A long syllable following a short one is called an iambus, which is a fast-moving foot. From this the name 'trimeters' became attached to the iambic line, since it produced six beats; and the metre was the same throughout the line. But not so very long ago, so that it might fall upon the ear with rather more weight and deliberation, the iambic line obligingly opened its ranks to the steady spondee, but did not extend its welcome to the point of giving way to it in the second or fourth foot. The true iambic measure is rarely found in the 'noble' trimeters of Accius; and on the verse, too, with which Ennius so ponderously burdened the stage lies the reproach of over-hasty and careless composition, or of ignorance of his art. Not everyone is critical enough to be aware of rhythmical faults in verse, and an indulgence has been shown to our Roman poets that true poets should not need. Is that a reason for loose and lawless writing on my part? Or should I assume that everyone will notice my transgressions, and therefore proceed cautiously, keeping within the bounds in which I may safely hope for indulgence? If I do so, I shall have escaped censure, indeed, but shall not have deserved any praise. For yourselves, my friends, you must give your days and nights to the study of Greek models. But, you will say, your grandfathers were enthusiastic about the versification and wit of Plautus. They were altogether too tolerant, not to say foolish, in their admiration of both these things in him, if you and I have any idea of how to discriminate between coarseness and graceful wit, and how to pick out the right rhythm both by counting and by ear.

Thespis is given the credit for having invented tragedy as a new genre; he is said to have taken his plays about to be sung and acted on wagons by players whose faces were smeared with the lees of wine. After him came Aeschylus, who devised the mask and the dignified robe of tragedy; it was he who laid down a stage with planks of moderate size, and who introduced the grand style into tragedy and increased the actor's height with buskins. These playwrights were succeeded by those of the Old Comedy, which enjoyed a fairly considerable favour; but its freedom degenerated into an offensive violence of language which had to be curbed by law. This law was observed, and the Chorus, deprived of its right to be abusive, fell into a shamed silence.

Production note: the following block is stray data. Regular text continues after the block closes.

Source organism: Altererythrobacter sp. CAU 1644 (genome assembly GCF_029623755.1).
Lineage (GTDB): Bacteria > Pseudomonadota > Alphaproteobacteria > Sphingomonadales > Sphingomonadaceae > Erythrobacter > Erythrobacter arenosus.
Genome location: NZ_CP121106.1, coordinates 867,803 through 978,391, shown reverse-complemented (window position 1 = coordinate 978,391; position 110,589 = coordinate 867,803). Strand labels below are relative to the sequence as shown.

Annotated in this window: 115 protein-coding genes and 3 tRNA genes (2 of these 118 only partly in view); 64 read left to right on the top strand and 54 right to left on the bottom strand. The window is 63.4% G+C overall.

Our own poets have tried their hand in every style; and they have enjoyed some of their greatest successes when they have had the courage to turn aside from the paths laid down by the Greeks and sing of deeds at home, and this in both tragedies and comedies with Roman backgrounds. Indeed Italy would be no less renowned in the arts of language than she is in valour and the arts of war, were it not that her poets, one and all, shrink from the tedious task of polishing their work. But you, my dear fellows, the descendants of Numa Pompilius, you must have nothing to do with any poem that has not been trimmed into shape by many a day's toil and much rubbing out, and corrected down to the smallest detail.

Because Democritus believes that native genius is worth any amount of piddling art, and will not allow a place on Mount Helicon to poets with rational minds, a good many will not take the trouble to trim their nails and their beards; they haunt solitary places, and keep away from the public baths. For they will gain the repute and title of poets, they think, if they never submit to the ministrations of the barber Licinus a head that all the hellebore of all the Anticyras in the world could never reduce to sanity. What an ass I am to purge the bile out of my system as the season of spring comes along! Otherwise no man would write better poetry. But the game's not worth the candle. So I will play the part of a whetstone, which can put an edge on a blade, though it is not itself capable of cutting. Even if I write nothing myself, I will teach the poet his duties and obligations; I will tell him where to find his resources, what will nourish and mould his poetic gift, what he may, and may not, do with propriety, where the right course will take him, and where the wrong.